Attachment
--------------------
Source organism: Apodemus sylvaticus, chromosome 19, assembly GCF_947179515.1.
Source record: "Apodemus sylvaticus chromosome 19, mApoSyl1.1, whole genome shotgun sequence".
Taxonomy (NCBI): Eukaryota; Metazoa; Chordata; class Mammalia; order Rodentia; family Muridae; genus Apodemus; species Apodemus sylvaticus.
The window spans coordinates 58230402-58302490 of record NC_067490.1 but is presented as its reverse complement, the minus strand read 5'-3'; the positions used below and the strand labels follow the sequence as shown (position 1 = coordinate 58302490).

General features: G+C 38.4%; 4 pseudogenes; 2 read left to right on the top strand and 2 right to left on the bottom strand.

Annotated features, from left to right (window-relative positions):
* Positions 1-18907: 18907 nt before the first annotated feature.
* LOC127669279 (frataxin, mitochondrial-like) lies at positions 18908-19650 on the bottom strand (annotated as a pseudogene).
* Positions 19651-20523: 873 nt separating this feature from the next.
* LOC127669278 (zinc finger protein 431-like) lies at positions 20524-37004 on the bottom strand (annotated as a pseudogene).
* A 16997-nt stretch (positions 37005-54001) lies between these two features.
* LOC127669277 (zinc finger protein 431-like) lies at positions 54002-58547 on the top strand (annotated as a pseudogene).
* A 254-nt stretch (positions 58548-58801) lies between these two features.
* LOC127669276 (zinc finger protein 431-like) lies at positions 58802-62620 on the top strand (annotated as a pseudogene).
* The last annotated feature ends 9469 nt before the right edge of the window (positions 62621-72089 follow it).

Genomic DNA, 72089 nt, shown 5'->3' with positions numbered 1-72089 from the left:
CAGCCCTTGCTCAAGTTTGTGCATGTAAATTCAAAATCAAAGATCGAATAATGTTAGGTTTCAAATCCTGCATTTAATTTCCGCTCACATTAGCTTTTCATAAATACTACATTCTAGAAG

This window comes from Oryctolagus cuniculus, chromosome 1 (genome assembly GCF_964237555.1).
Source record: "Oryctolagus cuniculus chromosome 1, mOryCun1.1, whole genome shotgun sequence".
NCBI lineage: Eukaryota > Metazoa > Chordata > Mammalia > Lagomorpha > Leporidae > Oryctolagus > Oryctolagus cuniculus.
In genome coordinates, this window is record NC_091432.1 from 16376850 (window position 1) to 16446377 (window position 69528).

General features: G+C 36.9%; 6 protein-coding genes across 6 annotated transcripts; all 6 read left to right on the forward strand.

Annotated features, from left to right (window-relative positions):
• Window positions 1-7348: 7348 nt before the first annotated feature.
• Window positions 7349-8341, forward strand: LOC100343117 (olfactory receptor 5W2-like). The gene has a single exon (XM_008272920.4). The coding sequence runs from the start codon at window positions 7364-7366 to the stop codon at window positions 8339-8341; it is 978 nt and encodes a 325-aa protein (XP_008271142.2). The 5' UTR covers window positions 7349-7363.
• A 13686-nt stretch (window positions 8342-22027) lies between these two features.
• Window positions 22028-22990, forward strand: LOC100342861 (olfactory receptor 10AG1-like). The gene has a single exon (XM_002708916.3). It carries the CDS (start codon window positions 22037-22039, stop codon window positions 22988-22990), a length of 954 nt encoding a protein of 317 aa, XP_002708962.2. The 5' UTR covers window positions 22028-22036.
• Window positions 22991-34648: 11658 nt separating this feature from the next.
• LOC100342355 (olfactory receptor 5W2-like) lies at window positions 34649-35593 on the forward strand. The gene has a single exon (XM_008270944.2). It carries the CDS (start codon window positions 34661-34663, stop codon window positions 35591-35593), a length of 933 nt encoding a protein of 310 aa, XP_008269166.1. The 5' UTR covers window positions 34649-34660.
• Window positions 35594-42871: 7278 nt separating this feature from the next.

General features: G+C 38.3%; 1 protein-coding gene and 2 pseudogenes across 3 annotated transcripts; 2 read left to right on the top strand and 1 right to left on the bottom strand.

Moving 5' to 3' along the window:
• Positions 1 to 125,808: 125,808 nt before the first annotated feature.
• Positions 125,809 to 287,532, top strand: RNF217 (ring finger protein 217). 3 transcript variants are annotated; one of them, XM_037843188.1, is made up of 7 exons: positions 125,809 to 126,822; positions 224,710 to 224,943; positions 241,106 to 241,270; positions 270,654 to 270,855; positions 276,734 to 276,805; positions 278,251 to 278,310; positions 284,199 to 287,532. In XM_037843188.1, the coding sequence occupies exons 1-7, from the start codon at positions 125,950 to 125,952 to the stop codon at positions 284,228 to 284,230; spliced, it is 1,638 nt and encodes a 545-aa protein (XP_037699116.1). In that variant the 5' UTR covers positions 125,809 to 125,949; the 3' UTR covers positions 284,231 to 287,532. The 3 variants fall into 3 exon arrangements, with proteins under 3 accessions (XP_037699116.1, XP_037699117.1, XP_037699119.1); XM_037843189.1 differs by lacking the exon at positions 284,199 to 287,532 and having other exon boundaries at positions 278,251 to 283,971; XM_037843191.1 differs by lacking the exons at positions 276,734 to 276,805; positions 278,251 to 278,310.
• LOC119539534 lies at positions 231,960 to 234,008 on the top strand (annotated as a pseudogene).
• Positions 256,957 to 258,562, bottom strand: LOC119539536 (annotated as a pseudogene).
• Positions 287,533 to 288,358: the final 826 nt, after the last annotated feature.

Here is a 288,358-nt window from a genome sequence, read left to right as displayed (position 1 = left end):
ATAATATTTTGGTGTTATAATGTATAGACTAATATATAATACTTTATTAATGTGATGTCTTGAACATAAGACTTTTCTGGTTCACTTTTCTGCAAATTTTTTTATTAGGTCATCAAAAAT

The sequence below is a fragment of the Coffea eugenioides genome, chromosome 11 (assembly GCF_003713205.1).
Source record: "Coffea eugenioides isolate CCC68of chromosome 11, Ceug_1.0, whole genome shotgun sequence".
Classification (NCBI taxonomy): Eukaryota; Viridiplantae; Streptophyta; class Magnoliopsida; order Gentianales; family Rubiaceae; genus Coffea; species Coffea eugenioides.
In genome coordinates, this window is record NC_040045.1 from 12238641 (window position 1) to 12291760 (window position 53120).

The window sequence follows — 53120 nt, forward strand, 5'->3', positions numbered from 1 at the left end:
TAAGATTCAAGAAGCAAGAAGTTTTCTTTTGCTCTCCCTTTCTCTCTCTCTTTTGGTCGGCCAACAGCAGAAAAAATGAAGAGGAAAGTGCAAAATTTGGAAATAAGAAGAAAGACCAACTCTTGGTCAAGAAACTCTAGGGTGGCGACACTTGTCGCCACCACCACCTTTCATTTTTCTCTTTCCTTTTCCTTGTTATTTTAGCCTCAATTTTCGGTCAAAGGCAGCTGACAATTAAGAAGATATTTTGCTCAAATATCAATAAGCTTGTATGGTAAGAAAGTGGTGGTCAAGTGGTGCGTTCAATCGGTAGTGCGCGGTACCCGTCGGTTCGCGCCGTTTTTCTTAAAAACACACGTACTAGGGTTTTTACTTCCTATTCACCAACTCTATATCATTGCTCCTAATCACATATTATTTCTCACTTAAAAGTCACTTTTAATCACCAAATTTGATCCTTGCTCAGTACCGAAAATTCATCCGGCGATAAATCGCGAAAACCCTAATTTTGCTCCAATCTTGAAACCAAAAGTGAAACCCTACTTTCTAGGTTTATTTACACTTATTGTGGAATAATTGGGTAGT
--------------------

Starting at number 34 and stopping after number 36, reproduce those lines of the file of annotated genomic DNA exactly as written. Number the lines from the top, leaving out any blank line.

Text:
• Positions 125,809 to 287,532, top strand: RNF217 (ring finger protein 217). 3 transcript variants are annotated; one of them, XM_037843188.1, is made up of 7 exons: positions 125,809 to 126,822; positions 224,710 to 224,943; positions 241,106 to 241,270; positions 270,654 to 270,855; positions 276,734 to 276,805; positions 278,251 to 278,310; positions 284,199 to 287,532. In XM_037843188.1, the coding sequence occupies exons 1-7, from the start codon at positions 125,950 to 125,952 to the stop codon at positions 284,228 to 284,230; spliced, it is 1,638 nt and encodes a 545-aa protein (XP_037699116.1). In that variant the 5' UTR covers positions 125,809 to 125,949; the 3' UTR covers positions 284,231 to 287,532. The 3 variants fall into 3 exon arrangements, with proteins under 3 accessions (XP_037699116.1, XP_037699117.1, XP_037699119.1); XM_037843189.1 differs by lacking the exon at positions 284,199 to 287,532 and having other exon boundaries at positions 278,251 to 283,971; XM_037843191.1 differs by lacking the exons at positions 276,734 to 276,805; positions 278,251 to 278,310.
• LOC119539534 lies at positions 231,960 to 234,008 on the top strand (annotated as a pseudogene).
• Positions 256,957 to 258,562, bottom strand: LOC119539536 (annotated as a pseudogene).